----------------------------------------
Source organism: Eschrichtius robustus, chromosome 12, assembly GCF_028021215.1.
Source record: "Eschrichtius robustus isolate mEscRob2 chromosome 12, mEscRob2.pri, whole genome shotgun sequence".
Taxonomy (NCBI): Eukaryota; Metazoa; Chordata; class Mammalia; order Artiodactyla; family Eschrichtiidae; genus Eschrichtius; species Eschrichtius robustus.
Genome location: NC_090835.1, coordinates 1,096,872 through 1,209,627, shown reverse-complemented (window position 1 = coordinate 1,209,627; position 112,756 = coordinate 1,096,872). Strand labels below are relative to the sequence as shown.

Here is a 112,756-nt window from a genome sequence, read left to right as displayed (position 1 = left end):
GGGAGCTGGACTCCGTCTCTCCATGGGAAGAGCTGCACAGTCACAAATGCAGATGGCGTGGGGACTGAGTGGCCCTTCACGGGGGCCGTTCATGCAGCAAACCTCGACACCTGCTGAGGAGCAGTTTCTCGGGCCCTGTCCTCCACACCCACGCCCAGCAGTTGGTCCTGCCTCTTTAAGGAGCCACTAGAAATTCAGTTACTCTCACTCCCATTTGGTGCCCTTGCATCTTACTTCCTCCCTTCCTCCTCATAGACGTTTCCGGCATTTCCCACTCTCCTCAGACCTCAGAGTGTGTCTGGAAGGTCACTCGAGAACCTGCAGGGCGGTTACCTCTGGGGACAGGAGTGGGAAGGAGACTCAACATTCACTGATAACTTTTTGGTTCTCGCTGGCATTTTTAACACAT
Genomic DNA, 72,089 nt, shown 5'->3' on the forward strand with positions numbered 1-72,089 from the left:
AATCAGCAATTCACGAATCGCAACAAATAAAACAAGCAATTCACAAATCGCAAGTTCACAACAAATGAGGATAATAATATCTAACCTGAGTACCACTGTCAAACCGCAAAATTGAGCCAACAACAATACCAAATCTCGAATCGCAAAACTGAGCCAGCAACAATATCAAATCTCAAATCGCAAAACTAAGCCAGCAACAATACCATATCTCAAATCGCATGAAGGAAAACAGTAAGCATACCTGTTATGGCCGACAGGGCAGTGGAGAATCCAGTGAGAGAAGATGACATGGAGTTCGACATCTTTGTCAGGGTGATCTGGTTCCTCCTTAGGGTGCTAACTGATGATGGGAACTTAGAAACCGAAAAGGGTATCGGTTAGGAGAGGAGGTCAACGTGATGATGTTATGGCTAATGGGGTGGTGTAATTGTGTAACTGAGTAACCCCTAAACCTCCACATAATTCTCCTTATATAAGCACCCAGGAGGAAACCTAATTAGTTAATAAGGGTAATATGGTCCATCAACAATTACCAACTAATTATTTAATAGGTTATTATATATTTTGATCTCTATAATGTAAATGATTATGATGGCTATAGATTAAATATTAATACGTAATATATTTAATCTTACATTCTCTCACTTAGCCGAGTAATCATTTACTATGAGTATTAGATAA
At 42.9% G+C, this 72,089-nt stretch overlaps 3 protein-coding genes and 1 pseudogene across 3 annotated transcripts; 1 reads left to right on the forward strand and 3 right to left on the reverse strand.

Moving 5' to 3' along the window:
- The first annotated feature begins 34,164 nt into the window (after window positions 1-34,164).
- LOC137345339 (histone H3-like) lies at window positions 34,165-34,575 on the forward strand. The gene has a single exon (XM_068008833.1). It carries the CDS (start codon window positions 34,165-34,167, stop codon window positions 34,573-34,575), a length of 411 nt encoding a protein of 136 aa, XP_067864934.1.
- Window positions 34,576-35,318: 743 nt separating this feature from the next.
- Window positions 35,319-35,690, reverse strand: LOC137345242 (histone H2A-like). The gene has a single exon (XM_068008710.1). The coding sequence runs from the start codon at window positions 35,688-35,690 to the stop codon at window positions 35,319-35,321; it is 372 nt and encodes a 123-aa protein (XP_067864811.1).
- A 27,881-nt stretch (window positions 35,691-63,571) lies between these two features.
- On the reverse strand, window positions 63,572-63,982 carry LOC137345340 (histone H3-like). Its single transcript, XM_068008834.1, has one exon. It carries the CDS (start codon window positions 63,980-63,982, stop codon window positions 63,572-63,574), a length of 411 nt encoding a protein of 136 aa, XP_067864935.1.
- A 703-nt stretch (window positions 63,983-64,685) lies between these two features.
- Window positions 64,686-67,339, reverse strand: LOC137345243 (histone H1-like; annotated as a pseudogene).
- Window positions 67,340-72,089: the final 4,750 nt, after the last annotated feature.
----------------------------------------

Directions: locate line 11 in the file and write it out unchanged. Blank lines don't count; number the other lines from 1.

- The first annotated feature begins 34,164 nt into the window (after window positions 1-34,164).